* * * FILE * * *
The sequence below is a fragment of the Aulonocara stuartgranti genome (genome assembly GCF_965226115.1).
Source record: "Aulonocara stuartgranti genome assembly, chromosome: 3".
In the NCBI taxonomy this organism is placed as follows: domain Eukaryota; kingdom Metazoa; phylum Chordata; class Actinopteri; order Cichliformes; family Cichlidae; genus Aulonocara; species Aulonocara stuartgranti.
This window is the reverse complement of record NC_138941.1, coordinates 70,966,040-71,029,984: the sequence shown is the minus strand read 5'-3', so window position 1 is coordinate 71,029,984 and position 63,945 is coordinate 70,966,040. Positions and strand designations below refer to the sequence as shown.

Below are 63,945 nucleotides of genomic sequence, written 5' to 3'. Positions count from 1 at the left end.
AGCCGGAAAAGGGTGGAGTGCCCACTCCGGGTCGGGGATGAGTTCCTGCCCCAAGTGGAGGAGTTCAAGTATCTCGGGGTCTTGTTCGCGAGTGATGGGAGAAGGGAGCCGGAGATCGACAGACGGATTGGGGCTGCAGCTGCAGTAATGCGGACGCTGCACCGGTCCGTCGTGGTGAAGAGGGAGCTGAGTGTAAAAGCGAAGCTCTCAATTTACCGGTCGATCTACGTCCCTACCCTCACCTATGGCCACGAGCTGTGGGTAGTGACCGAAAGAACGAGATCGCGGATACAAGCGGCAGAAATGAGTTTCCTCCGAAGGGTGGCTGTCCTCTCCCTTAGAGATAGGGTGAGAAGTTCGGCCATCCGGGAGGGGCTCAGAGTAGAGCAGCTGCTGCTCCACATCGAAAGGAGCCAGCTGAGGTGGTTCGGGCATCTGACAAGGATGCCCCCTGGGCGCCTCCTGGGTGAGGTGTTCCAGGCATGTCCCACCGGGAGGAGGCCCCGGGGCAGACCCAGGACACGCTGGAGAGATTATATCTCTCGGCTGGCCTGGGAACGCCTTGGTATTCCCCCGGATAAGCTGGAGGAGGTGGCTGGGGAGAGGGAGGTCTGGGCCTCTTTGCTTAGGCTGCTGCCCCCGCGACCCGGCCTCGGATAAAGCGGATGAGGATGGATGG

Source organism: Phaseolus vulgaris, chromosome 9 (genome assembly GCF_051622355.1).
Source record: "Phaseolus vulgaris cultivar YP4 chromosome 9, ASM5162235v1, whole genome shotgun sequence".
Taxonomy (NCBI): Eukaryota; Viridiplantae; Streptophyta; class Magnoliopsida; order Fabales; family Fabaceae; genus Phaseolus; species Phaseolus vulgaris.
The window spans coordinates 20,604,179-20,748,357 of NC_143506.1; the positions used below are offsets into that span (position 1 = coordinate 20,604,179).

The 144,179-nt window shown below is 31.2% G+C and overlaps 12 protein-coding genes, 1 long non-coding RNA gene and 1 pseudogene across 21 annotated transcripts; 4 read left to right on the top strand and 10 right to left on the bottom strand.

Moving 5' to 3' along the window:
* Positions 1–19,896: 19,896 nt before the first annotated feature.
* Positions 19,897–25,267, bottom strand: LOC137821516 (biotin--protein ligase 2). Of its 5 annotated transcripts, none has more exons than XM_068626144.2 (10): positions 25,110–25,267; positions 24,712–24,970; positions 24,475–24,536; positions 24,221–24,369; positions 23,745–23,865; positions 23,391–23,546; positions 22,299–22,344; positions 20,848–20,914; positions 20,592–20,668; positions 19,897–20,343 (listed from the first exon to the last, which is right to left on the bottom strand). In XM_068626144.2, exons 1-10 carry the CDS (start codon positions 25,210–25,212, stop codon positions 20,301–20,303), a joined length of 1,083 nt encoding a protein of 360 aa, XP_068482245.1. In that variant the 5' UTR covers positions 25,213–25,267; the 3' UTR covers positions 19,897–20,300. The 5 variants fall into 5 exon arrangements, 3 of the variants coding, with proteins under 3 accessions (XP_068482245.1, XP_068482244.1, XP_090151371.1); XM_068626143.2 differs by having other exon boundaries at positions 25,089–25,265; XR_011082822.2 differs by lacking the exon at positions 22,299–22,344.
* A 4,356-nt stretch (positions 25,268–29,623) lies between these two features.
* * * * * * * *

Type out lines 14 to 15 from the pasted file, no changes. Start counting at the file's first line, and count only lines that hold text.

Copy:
* Positions 19,897–25,267, bottom strand: LOC137821516 (biotin--protein ligase 2). Of its 5 annotated transcripts, none has more exons than XM_068626144.2 (10): positions 25,110–25,267; positions 24,712–24,970; positions 24,475–24,536; positions 24,221–24,369; positions 23,745–23,865; positions 23,391–23,546; positions 22,299–22,344; positions 20,848–20,914; positions 20,592–20,668; positions 19,897–20,343 (listed from the first exon to the last, which is right to left on the bottom strand). In XM_068626144.2, exons 1-10 carry the CDS (start codon positions 25,210–25,212, stop codon positions 20,301–20,303), a joined length of 1,083 nt encoding a protein of 360 aa, XP_068482245.1. In that variant the 5' UTR covers positions 25,213–25,267; the 3' UTR covers positions 19,897–20,300. The 5 variants fall into 5 exon arrangements, 3 of the variants coding, with proteins under 3 accessions (XP_068482245.1, XP_068482244.1, XP_090151371.1); XM_068626143.2 differs by having other exon boundaries at positions 25,089–25,265; XR_011082822.2 differs by lacking the exon at positions 22,299–22,344.
* A 4,356-nt stretch (positions 25,268–29,623) lies between these two features.